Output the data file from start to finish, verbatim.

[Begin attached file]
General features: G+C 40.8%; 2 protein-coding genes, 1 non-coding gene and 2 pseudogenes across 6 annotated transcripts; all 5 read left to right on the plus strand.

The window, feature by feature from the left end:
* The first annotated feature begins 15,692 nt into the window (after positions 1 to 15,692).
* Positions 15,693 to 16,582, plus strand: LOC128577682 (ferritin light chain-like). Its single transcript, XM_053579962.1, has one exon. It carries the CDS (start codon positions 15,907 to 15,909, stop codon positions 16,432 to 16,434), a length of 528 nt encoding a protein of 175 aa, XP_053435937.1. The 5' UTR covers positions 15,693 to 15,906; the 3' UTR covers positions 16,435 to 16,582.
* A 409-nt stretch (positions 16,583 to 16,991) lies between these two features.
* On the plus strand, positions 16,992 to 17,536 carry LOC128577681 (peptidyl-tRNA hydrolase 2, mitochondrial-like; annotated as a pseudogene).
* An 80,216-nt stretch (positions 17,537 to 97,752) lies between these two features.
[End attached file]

General features: G+C 40.8%; 2 protein-coding genes, 1 non-coding gene and 2 pseudogenes across 6 annotated transcripts; all 5 read left to right on the plus strand.

The window, feature by feature from the left end:
* The first annotated feature begins 15,692 nt into the window (after positions 1 to 15,692).
* Positions 15,693 to 16,582, plus strand: LOC128577682 (ferritin light chain-like). Its single transcript, XM_053579962.1, has one exon. It carries the CDS (start codon positions 15,907 to 15,909, stop codon positions 16,432 to 16,434), a length of 528 nt encoding a protein of 175 aa, XP_053435937.1. The 5' UTR covers positions 15,693 to 15,906; the 3' UTR covers positions 16,435 to 16,582.
* A 409-nt stretch (positions 16,583 to 16,991) lies between these two features.
* On the plus strand, positions 16,992 to 17,536 carry LOC128577681 (peptidyl-tRNA hydrolase 2, mitochondrial-like; annotated as a pseudogene).
* An 80,216-nt stretch (positions 17,537 to 97,752) lies between these two features.